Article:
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20 Dalhousie L.J. 470 (1997)
Accountability of Health Service Purchasers: Comparing Internal Markets and Managed Competition Reform Models

handle is hein.journals/dalholwj20 and id is 470 raw text is: Colleen M. Flood*               Accountability of Health Service
Purchasers: Comparing Internal
Markets and Managed
Competition Reform Models
A numberof countries, including the U.K., NewZealand, the Netherlands, and the
U.S., have attempted to reform their health care systems using internal market
or managed competition reform models. These models signal a departure from
reliance on passive indemnity payers or insurers and require proactive purchas-
ers to intervene actively and manage allocation decisions made by physicians.
The author explores how these models will ensure the accountability of these new
decision-makers to the citizens and patients they ultimately represent. Neither
model is found to address accountability issues sufficiently. However, the
managed competition model offers the promise of tailoring market (exit), political
(voice) and regulatory mechanisms to create the optimal mix of incentives. It is
argued that every type of health system (including Canada's) has long overlooked
accountability and governance mechanisms. Decision-makers must have incen-
tives to make decisions which strike the right balance between patients' needs
and societal interest, and more generally between equity and efficiency. Solving
this key problem demands the attention of policymakers, lawyers, and
Plusieurs pays, dont le Royaume-Uni, la Nouvelle-Zelande, les Pays-Bas et les
Etats-Unis, ont essaye de rWformer leurs systemes de sant6 sur le modele du
,march6 domestique ou de la -concurrence dirig6e,. Ces modules marquent
un ecart du systeme qui d~pendait des paiements des indemnites par des
payeurs passifs ou par des assureurs et ils requierent l'intervention active des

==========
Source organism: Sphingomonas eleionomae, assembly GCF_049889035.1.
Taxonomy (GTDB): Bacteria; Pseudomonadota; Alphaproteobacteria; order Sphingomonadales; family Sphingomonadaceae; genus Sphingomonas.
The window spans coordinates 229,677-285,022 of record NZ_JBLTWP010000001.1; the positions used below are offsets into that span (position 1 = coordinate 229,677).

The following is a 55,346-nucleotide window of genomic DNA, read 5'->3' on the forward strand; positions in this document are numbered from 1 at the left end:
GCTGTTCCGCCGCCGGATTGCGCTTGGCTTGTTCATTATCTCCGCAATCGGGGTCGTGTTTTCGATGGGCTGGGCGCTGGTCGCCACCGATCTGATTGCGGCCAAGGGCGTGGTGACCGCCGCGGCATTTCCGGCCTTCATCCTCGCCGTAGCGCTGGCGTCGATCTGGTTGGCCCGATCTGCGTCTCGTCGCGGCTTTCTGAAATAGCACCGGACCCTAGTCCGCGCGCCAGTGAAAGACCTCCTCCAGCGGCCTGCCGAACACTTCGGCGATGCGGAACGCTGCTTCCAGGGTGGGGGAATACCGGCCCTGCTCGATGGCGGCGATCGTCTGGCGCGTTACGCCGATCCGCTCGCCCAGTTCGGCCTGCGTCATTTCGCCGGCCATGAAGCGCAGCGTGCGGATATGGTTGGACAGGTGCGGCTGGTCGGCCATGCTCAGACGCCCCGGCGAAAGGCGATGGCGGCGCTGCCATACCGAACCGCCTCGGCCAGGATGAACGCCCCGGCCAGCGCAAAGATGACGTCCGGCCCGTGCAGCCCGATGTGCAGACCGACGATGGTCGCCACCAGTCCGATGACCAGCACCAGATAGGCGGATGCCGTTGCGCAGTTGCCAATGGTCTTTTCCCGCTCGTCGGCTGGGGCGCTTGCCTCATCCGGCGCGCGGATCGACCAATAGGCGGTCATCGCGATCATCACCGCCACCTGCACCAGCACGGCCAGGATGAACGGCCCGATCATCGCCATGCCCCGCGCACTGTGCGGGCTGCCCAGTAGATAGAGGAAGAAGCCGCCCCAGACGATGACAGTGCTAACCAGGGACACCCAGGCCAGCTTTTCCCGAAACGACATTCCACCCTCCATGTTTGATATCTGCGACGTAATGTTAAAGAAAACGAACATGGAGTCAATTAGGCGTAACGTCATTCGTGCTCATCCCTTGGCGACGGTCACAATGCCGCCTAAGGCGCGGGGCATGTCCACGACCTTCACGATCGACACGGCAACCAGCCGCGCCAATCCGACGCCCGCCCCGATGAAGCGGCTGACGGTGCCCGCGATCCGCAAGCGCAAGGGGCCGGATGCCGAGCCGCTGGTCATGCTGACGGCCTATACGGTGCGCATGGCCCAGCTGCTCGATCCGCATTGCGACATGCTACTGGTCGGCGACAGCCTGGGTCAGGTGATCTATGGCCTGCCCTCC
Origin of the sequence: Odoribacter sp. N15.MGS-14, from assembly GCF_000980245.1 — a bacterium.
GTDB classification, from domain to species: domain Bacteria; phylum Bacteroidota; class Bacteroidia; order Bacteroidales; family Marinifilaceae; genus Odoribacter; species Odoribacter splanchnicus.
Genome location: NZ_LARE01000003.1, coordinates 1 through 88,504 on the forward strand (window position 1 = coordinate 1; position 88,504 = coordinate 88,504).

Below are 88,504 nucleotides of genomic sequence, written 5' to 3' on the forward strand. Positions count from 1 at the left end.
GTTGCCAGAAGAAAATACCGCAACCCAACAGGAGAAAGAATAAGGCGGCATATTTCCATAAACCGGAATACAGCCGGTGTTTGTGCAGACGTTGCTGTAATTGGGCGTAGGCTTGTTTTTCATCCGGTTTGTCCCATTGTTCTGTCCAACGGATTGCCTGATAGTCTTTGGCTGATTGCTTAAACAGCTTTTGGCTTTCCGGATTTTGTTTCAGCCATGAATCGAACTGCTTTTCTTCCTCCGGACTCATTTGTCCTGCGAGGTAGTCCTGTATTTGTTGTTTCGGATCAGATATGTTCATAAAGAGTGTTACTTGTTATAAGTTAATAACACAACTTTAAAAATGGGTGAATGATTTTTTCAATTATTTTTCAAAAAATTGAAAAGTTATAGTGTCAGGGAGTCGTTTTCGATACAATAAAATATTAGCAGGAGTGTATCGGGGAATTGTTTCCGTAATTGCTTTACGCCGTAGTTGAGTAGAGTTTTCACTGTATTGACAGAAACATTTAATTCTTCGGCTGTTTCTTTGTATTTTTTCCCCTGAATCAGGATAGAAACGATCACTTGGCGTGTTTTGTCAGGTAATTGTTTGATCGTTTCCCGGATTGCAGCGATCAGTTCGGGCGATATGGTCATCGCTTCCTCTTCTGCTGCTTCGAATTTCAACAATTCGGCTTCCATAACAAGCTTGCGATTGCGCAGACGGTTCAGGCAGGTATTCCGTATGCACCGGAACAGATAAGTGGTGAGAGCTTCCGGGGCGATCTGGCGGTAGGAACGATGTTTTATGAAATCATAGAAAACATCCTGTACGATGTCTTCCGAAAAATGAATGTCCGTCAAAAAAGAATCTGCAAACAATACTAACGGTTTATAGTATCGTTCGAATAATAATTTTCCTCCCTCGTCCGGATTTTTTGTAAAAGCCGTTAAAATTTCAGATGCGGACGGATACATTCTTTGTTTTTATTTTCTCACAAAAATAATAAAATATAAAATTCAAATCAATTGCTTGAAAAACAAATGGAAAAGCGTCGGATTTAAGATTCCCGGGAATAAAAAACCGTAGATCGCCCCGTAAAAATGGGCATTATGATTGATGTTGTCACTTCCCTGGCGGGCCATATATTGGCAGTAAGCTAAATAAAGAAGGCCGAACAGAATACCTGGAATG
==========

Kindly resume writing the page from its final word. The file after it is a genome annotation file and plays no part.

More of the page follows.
acheteurs et leur implication au niveau de la gestion des d6cisions d'affectations
prises par les m6decins. L'auteur explore comment ces modeles assureront la
responsabilite financiere des nouveaux d6cideurs vis-6-vis les citoyens et les
patients qu'ils repr~sentent en fin de compte. Aucun de ces modules traite
suffisammentla question de la responsabilite financiere des d~cideurs. Cependant,
le module de concurrence dirig6e offre la perspective d'un march6 personnalis6,
d'une voix politique et de mecanismes reglementaires pour presenter le m6lange
d'incitations le plus efficace. II a 6t6 avancd que chaque module de systeme de
sante (incluant celui du Canada) a Iongtemps ignor6 les m6canismes concernant
la responsabilit6 financiere et la gerance. Les decideurs doivent avoir des
incitations pour prendre des d6cisions qui crient le bon 6quilibre entre les
* Associate Director, Health Law Institute, Dalhousie University. This research was gener-
ously supported by the Centre for the Study of State and Market, Faculty of Law, University
of Toronto and an earlier version was released as working paper by the Centre. Special thanks
to Michael Trebilcock for his insightful comments on various drafts of this paper. Thanks also
to Vaughan Black, Peter Coyte, Richard Devlin, Jocelyn Downie, Colin Scott, Tom Rathwell,
Andreas Warburton and an anonymous reviewer for their comments. All errors and omissions
remain the author's.

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